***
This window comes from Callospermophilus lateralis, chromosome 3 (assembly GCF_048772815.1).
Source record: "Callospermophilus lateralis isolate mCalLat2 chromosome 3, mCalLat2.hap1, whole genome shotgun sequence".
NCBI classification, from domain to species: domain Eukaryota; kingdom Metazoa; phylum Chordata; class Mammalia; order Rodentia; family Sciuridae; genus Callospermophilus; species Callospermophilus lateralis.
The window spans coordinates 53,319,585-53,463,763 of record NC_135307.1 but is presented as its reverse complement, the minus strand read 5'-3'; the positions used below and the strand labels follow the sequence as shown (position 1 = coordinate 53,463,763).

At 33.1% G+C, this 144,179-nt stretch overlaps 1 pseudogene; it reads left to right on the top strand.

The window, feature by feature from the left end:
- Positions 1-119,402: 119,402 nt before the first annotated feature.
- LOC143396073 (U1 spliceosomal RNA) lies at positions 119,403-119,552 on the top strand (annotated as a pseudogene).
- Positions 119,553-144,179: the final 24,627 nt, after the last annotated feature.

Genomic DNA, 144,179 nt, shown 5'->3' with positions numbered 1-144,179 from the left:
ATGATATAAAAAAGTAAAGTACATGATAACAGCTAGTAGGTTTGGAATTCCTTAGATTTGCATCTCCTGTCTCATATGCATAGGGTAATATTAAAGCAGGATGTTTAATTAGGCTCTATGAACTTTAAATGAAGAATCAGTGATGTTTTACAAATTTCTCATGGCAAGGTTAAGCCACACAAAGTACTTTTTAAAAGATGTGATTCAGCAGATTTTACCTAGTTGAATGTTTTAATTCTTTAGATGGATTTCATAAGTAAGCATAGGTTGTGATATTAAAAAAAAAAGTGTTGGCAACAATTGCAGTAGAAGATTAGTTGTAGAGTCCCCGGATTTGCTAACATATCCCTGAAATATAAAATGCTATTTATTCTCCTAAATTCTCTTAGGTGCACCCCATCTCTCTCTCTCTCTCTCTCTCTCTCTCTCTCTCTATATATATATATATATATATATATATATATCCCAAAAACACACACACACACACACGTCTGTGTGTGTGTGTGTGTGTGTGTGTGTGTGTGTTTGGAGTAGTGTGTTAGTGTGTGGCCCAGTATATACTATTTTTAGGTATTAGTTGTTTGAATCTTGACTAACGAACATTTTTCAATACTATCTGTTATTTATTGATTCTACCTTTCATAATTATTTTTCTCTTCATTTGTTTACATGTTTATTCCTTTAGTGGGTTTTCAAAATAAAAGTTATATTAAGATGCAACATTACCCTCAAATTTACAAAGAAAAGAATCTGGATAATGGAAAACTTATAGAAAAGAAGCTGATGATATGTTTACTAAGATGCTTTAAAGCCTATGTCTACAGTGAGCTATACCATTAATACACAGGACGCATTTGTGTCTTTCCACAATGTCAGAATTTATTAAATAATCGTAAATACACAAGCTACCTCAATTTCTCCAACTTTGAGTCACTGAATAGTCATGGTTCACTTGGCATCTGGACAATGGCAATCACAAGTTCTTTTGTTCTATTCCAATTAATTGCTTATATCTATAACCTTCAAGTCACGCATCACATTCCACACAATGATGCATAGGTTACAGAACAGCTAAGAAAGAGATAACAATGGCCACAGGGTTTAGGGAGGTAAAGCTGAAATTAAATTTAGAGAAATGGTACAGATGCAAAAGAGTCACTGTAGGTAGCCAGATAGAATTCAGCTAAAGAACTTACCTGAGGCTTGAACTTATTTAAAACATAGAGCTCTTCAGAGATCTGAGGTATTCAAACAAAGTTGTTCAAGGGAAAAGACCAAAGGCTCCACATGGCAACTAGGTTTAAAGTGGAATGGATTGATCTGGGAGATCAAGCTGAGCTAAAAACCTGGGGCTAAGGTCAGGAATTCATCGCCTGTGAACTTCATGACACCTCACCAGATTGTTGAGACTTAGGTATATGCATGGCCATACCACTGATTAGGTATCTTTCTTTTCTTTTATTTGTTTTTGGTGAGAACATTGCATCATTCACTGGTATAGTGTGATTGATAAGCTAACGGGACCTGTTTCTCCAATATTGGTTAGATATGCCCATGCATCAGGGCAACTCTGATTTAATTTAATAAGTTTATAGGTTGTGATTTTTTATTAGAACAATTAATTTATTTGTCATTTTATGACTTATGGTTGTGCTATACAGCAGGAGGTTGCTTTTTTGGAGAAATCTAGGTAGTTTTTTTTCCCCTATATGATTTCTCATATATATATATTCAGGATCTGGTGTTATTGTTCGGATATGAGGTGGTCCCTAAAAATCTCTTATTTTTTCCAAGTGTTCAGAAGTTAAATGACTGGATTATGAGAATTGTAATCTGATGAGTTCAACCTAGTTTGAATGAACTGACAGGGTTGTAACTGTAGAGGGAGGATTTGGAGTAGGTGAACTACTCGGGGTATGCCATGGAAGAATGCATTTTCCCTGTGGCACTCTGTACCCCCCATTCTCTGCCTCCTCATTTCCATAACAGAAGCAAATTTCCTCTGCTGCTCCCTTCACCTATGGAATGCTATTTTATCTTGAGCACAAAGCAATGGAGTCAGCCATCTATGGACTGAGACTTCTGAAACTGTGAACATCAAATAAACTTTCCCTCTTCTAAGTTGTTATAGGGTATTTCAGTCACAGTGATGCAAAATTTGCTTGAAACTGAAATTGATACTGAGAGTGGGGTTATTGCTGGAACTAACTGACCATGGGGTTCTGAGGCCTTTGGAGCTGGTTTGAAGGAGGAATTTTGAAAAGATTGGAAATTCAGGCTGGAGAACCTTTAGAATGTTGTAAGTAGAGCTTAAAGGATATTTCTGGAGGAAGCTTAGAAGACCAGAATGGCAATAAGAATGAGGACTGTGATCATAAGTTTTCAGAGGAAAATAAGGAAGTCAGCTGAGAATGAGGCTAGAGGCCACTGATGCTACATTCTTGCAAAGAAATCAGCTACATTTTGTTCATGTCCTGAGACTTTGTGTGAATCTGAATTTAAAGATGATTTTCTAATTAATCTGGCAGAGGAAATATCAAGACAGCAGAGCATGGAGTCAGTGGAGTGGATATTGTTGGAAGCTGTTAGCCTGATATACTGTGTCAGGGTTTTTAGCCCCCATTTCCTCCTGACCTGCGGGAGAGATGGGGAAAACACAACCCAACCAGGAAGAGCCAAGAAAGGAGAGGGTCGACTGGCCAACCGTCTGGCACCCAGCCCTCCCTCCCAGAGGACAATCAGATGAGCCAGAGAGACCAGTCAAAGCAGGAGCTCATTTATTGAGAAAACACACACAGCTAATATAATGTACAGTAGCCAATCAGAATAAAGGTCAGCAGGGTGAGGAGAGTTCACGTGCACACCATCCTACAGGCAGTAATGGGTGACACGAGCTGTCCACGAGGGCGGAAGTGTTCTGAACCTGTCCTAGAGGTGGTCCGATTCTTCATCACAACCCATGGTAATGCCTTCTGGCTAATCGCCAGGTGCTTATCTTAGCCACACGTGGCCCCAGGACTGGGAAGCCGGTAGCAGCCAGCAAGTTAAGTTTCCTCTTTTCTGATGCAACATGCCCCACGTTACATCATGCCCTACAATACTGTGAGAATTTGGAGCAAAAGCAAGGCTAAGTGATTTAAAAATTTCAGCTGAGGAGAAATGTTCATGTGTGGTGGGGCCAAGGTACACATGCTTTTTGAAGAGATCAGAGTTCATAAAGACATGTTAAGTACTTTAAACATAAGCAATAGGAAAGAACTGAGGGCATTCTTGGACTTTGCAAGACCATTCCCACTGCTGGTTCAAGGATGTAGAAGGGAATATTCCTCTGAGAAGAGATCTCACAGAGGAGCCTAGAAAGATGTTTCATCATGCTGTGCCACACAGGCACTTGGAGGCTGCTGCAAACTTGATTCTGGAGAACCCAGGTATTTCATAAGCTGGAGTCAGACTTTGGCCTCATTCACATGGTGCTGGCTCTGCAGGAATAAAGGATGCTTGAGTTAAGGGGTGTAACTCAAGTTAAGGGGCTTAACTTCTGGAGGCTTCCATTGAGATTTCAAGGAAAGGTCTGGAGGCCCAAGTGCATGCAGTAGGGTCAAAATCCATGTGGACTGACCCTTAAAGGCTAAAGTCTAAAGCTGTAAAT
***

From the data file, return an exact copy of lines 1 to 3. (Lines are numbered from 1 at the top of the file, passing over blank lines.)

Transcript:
This window comes from Callospermophilus lateralis, chromosome 3 (assembly GCF_048772815.1).
Source record: "Callospermophilus lateralis isolate mCalLat2 chromosome 3, mCalLat2.hap1, whole genome shotgun sequence".
NCBI classification, from domain to species: domain Eukaryota; kingdom Metazoa; phylum Chordata; class Mammalia; order Rodentia; family Sciuridae; genus Callospermophilus; species Callospermophilus lateralis.